Published on:

The Crime of False Imprisonment May Require Less Than You Think

In Florida, false imprisonment is a felony crime. False imprisonment is normally a third degree felony that carries a maximum penalty of five years in prison. However, the charge can become much more serious if the victim is under 13 years of age and the child is seriously injured or sexually abused.

In Florida, false imprisonment is defined as restraining another person against his/her will by force, threat or secretly confining him/her. This can cover a lot of different scenarios. Another important thing to note is that the false imprisonment does not need to involve a confined space, such as a locked room. Additionally, the false imprisonment does not need to take place over a long period of time. There is no set time limit for a false imprisonment crime to be complete.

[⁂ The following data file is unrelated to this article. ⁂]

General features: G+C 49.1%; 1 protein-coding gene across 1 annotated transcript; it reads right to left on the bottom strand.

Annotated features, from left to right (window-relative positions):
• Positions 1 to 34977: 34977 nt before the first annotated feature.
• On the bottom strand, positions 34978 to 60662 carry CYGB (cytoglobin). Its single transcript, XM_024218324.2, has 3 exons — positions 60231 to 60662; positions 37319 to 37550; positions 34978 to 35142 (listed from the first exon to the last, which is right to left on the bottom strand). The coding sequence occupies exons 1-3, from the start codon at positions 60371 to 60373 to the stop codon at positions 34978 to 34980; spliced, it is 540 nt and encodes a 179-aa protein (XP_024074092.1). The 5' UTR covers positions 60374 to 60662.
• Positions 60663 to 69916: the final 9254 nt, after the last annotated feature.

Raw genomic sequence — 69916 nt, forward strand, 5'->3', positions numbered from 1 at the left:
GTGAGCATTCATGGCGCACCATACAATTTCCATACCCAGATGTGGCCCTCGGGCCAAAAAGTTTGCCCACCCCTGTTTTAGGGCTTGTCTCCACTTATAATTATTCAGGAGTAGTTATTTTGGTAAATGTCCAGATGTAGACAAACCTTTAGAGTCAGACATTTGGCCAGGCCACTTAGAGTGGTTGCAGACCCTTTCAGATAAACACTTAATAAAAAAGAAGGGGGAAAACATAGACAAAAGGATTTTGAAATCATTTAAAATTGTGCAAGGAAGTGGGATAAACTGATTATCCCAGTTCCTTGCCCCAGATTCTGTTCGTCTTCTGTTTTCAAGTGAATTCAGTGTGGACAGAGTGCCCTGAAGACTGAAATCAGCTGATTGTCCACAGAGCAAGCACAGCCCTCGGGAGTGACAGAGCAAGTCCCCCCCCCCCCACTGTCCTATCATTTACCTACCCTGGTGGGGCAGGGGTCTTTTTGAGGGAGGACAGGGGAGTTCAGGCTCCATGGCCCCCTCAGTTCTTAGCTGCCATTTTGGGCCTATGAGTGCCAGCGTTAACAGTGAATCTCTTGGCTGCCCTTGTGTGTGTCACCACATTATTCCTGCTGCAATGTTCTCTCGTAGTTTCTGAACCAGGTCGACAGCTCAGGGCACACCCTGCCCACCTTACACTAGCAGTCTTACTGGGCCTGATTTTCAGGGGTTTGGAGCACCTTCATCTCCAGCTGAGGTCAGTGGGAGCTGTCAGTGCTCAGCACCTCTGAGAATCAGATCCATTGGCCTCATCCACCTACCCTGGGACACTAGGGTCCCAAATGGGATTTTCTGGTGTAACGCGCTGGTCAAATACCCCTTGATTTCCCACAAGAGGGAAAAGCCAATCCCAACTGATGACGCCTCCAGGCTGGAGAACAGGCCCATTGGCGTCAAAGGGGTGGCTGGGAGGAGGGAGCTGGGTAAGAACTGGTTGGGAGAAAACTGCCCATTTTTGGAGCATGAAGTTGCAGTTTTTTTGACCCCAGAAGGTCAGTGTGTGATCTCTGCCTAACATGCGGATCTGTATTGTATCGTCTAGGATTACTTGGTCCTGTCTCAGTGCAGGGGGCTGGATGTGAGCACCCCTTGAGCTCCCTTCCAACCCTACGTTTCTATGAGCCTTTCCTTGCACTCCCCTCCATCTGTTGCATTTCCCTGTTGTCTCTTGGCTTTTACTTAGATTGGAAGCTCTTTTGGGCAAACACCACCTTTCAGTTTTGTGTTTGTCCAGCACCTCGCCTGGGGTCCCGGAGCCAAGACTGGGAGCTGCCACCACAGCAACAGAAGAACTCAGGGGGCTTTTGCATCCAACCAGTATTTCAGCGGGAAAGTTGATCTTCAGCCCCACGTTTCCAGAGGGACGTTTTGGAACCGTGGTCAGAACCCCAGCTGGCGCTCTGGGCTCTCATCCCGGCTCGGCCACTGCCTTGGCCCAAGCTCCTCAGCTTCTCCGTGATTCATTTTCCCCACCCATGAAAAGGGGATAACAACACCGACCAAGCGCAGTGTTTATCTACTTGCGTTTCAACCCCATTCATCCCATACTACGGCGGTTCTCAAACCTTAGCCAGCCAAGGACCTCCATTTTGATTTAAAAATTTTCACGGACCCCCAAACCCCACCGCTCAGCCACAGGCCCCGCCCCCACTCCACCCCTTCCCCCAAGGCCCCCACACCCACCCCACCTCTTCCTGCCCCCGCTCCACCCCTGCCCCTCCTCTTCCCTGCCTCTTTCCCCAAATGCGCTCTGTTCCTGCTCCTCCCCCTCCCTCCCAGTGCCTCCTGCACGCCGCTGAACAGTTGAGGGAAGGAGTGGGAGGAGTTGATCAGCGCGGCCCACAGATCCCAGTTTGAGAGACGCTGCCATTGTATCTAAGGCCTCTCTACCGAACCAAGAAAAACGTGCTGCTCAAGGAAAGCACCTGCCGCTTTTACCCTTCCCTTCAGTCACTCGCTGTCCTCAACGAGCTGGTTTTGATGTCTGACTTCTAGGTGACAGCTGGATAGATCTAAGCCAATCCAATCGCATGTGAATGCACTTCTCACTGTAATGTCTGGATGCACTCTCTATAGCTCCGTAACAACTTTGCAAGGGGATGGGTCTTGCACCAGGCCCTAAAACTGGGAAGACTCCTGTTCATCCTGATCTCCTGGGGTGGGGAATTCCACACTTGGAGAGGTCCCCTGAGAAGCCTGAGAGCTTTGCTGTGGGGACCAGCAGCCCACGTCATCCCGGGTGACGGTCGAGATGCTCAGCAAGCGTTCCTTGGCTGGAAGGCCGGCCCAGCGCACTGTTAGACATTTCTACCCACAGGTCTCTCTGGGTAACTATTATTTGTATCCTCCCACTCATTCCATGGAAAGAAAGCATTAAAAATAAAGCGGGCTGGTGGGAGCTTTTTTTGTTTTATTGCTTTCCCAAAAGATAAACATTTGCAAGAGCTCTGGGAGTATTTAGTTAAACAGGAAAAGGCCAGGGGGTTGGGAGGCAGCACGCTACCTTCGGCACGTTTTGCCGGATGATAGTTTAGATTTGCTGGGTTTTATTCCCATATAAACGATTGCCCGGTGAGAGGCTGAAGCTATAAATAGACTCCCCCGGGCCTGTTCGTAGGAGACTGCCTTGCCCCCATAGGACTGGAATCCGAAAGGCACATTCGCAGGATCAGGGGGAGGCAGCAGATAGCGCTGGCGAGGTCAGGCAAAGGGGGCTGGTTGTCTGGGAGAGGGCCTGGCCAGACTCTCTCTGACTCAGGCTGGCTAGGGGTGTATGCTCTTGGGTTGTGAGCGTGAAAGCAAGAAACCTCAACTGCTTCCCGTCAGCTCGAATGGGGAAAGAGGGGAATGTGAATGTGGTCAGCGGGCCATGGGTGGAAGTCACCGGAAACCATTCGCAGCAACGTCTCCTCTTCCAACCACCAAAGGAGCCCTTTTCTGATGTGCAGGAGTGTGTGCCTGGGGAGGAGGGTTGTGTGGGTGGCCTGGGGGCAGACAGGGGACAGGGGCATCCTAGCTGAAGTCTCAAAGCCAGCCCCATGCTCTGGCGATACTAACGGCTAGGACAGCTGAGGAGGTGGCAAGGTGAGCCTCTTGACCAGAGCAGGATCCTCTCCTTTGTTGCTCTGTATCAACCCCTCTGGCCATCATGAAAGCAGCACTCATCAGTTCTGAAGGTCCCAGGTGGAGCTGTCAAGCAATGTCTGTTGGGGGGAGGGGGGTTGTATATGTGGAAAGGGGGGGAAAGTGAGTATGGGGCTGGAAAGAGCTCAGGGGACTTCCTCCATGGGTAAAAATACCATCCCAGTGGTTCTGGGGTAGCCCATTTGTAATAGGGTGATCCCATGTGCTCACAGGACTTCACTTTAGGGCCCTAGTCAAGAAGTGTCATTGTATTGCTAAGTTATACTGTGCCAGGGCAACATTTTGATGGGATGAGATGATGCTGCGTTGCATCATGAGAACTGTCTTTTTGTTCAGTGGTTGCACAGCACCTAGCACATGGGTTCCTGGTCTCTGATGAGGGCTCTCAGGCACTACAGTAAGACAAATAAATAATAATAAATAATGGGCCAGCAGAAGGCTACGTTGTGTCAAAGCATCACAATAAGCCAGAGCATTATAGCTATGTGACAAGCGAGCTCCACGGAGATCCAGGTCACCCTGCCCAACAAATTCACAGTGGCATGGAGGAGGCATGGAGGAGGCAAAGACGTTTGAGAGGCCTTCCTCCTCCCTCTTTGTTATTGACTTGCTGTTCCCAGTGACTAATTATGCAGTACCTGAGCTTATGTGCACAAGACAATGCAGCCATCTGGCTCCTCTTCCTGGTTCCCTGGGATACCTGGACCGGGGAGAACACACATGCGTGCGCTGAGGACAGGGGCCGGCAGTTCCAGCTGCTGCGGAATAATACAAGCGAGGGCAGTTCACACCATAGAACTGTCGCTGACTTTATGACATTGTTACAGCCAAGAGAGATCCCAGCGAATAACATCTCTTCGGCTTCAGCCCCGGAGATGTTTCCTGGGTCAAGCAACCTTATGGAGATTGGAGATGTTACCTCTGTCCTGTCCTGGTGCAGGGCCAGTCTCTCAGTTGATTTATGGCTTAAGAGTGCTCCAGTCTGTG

In a recent case west of Jacksonville, Florida, a defendant was convicted of false imprisonment after he got into an argument with his girlfriend and ultimately knocked her to the floor and using his weight to pin her down.

The criminal defense lawyer moved to have the false imprisonment charges thrown out because he argued the defendant only pinned the victim down for a brief period of time. The court disagreed and allowed the false imprisonment conviction. The court noted that the crime of false imprisonment involves depriving the victim of freedom of movement for any length of time. The force used by the defendant does not need to be substantial; it just needs to be sufficient to restrain the victim against his/her will for any period of time.